Questions to Ask Yourself Before Declaring a "Brick Wall"
Before you decide you have a "brick wall" in your genealogy research, there are some questions you can ask
If you think your genealogy research has hit a "brick wall", it may be helpful to ask yourself the following questions:
Have I carefully checked the location where my ancestor was supposed to live?
Most of the claimed "brick wall" issues turn out to be situations where the researchers are looking in the wrong place or have yet to identify the place. Whenever someone comes to me with a question, I immediately examine where and when the event they are looking for supposedly occurred. It is no longer surprising to me to find out that they have been looking in the wrong place all along. Usually, it is a jurisdictional issue with the county or the city being different than the one they have identified in their passed-down records. I use the Newberry Atlas of Historical County Boundaries and other mapping programs, to start to verify the county boundaries at the time of the supposed event.
What do I know about the specific ancestor's family, especially children and grandchildren?
Sometimes people claim that they have hit a brick wall when all they really have hit is one brick. Constant attention directed at the missing person is unproductive. You already know that person is hard to find, so try someone else: brothers, sisters, neighbors, children, or grandchildren. You need to learn as much as you can about the entire family and any records that may have survived from family or neighbors.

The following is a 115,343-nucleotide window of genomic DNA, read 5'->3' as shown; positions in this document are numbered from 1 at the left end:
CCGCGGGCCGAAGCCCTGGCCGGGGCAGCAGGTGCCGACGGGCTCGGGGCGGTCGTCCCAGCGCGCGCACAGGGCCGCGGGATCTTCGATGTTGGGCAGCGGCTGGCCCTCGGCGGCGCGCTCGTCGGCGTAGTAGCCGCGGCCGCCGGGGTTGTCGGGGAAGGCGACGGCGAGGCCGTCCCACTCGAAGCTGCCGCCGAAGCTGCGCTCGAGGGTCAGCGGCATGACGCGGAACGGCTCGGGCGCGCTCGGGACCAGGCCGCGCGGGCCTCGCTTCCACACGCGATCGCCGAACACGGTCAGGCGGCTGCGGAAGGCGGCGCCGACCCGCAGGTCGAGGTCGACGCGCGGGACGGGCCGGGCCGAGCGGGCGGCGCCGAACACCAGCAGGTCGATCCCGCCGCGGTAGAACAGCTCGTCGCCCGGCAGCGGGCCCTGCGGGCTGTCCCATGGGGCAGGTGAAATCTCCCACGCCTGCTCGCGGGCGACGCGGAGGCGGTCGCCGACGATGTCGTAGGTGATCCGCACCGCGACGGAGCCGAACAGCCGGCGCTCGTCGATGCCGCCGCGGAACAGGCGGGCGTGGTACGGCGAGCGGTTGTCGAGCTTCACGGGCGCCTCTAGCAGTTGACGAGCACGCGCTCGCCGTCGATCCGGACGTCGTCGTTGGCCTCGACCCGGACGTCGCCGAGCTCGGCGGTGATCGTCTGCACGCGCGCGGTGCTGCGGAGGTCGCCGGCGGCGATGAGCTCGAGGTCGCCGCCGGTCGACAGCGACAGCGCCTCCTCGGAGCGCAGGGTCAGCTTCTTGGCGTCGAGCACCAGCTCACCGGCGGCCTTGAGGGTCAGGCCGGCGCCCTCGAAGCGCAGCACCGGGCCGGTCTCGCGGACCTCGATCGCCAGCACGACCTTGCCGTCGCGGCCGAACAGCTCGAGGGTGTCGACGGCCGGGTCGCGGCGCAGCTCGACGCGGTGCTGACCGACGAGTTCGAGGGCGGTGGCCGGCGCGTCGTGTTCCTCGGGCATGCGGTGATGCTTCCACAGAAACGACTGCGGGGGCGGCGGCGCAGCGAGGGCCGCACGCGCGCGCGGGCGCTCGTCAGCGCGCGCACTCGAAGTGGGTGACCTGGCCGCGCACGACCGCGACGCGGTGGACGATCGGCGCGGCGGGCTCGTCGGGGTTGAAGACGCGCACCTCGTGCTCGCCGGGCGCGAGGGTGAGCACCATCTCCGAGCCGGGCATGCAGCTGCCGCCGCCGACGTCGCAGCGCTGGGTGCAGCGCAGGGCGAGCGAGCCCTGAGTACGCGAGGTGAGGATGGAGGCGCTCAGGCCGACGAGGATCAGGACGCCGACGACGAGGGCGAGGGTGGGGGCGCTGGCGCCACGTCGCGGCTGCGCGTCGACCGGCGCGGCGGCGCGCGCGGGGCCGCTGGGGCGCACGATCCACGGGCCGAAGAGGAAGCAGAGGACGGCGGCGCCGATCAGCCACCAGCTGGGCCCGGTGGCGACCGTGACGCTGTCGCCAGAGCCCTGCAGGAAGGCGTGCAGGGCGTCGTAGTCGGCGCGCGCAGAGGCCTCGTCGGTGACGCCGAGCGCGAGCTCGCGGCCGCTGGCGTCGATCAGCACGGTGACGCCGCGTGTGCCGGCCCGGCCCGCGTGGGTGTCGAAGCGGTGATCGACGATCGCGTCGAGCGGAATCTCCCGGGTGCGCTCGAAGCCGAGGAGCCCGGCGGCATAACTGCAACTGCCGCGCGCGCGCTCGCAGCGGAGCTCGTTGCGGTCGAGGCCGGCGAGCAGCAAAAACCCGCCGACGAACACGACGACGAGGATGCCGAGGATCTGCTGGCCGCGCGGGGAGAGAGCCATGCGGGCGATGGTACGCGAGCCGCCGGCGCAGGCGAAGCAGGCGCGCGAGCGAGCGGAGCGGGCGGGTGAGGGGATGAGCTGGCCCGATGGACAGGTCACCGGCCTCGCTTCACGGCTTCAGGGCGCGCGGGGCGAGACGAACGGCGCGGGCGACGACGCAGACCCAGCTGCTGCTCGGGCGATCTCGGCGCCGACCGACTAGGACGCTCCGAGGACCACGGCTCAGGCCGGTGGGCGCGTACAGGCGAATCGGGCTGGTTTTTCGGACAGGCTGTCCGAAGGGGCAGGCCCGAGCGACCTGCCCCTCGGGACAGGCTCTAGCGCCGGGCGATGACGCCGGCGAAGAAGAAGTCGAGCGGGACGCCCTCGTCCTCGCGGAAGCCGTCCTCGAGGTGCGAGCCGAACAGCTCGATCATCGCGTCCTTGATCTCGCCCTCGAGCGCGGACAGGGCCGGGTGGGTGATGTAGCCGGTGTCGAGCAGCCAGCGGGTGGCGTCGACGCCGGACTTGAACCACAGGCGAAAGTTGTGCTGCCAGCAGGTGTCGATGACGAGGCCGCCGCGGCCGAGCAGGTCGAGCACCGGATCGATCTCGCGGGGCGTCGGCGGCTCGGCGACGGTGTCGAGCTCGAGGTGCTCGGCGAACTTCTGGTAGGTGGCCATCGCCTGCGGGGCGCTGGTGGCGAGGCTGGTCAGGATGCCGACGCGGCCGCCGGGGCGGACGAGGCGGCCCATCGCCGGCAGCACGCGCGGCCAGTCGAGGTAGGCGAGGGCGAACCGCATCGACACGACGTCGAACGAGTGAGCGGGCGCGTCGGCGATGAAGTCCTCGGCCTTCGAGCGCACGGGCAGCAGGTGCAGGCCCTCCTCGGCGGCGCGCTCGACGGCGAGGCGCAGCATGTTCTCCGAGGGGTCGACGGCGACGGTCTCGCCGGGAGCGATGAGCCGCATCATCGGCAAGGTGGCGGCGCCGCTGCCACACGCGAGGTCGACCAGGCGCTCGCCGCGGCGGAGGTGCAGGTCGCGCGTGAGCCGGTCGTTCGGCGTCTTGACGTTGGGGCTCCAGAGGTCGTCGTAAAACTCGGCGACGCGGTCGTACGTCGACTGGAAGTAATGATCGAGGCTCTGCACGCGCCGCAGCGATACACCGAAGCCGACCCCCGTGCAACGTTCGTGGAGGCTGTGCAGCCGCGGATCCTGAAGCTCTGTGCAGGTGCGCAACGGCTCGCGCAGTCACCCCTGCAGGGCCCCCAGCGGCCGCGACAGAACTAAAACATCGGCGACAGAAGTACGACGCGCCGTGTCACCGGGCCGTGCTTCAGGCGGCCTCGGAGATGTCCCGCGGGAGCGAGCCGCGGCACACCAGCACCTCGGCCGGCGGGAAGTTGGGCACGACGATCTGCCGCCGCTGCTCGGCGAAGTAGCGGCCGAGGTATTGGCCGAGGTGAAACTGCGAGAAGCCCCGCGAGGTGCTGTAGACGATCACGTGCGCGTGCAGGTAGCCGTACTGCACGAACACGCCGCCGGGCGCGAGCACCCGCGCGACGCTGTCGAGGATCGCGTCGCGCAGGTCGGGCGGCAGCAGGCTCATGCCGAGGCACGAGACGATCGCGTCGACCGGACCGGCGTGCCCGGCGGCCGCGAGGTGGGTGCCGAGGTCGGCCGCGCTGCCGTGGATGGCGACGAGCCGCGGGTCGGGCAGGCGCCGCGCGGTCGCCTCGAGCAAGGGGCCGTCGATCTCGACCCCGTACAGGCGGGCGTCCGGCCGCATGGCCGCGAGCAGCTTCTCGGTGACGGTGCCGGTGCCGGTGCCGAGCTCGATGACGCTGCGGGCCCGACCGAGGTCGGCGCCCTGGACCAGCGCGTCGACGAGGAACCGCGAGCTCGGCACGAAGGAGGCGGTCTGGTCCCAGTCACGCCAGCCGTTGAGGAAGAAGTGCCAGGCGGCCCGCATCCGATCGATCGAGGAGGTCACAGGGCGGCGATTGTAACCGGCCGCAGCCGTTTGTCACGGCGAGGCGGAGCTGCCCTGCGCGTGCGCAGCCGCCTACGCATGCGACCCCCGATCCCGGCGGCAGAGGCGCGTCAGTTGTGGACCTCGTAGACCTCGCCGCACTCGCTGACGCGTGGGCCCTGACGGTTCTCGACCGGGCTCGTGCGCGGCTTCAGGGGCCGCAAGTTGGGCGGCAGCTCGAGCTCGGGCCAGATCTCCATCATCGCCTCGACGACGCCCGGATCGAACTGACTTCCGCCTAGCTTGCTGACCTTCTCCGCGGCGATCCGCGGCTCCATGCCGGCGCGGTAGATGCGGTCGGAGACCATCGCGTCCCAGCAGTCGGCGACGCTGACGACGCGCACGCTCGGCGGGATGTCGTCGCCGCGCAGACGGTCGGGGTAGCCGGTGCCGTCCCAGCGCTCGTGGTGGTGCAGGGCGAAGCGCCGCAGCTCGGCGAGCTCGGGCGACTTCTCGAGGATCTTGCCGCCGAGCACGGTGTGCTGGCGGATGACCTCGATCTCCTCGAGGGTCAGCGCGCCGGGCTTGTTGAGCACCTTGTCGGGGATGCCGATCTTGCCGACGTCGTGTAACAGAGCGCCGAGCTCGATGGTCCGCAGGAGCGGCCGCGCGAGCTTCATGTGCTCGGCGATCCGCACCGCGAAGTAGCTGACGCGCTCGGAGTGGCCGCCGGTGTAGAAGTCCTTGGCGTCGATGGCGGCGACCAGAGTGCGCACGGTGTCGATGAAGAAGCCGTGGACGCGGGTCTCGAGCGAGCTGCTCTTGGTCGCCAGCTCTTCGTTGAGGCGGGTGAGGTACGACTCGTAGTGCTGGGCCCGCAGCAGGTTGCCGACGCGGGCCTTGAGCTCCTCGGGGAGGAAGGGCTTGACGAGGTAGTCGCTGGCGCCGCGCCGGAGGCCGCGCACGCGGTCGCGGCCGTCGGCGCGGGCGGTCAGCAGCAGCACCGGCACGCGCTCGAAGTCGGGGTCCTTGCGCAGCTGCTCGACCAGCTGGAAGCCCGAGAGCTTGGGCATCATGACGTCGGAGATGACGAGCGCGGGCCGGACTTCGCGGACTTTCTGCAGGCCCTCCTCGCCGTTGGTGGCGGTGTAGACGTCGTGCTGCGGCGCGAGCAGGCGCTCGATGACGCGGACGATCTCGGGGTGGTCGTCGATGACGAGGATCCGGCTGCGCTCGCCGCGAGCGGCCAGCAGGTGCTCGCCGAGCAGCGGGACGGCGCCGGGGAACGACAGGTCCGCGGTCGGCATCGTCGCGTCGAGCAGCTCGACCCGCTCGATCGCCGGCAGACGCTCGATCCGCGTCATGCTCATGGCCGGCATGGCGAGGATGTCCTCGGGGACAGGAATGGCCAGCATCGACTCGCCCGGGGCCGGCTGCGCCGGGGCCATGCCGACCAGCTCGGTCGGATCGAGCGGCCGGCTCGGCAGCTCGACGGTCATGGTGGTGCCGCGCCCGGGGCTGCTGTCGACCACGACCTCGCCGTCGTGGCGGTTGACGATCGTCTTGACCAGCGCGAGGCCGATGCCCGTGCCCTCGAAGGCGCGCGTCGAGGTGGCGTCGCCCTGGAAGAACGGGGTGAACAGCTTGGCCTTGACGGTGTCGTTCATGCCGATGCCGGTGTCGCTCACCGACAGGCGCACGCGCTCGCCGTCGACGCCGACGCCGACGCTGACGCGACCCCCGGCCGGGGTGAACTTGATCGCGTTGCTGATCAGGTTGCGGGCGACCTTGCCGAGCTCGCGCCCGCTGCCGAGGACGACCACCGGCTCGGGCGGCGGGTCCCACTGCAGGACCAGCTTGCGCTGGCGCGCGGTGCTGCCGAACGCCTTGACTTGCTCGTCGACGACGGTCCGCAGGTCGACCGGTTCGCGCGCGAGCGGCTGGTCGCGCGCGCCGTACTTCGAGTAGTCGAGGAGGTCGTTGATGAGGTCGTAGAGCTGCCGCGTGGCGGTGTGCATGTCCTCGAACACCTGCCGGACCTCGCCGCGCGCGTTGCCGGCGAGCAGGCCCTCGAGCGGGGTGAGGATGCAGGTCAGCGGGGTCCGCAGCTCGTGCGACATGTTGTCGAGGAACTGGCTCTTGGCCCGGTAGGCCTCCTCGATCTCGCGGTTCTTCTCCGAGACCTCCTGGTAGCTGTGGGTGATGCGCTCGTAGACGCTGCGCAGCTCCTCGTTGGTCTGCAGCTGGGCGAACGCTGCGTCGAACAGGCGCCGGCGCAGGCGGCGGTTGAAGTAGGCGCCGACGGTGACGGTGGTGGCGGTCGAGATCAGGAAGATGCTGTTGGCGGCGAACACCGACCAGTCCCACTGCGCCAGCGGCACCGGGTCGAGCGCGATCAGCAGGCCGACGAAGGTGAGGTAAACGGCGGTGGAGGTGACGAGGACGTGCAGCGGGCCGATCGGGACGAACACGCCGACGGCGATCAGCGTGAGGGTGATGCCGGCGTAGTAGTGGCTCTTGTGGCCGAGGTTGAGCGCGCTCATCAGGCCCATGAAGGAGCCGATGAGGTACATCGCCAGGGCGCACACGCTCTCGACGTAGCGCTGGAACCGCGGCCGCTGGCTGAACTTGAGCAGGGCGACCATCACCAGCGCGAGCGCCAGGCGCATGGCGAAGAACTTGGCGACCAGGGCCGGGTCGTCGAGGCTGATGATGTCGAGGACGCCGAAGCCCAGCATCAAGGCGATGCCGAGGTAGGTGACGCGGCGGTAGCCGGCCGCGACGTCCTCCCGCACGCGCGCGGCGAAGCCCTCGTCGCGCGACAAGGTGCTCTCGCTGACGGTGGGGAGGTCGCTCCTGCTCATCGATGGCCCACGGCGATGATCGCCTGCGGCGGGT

Have I looked in the newspapers?
The number of online digital newspaper collections increases daily and there are many newspapers you can search. There are hundreds of invidivual sites that have digital newspapers. See our newspaper directory to more easily find the digital newspapers where your ancestor lived.
Have I read about the history of the place?
Check your local library or historical society for suggestions or go online and search in WorldCat.org for the location plus the words genealogy or history. You might find your ancestor's family in the book or not, but you will come away with a greater appreciation for the area where they lived and just might get some good ideas about where to look.
Have I looked at all of the possible record sources?
See our article about genealogy record types for new ideas of records you may not have tried yet.
Written by James L. Tanner. Used with permission.
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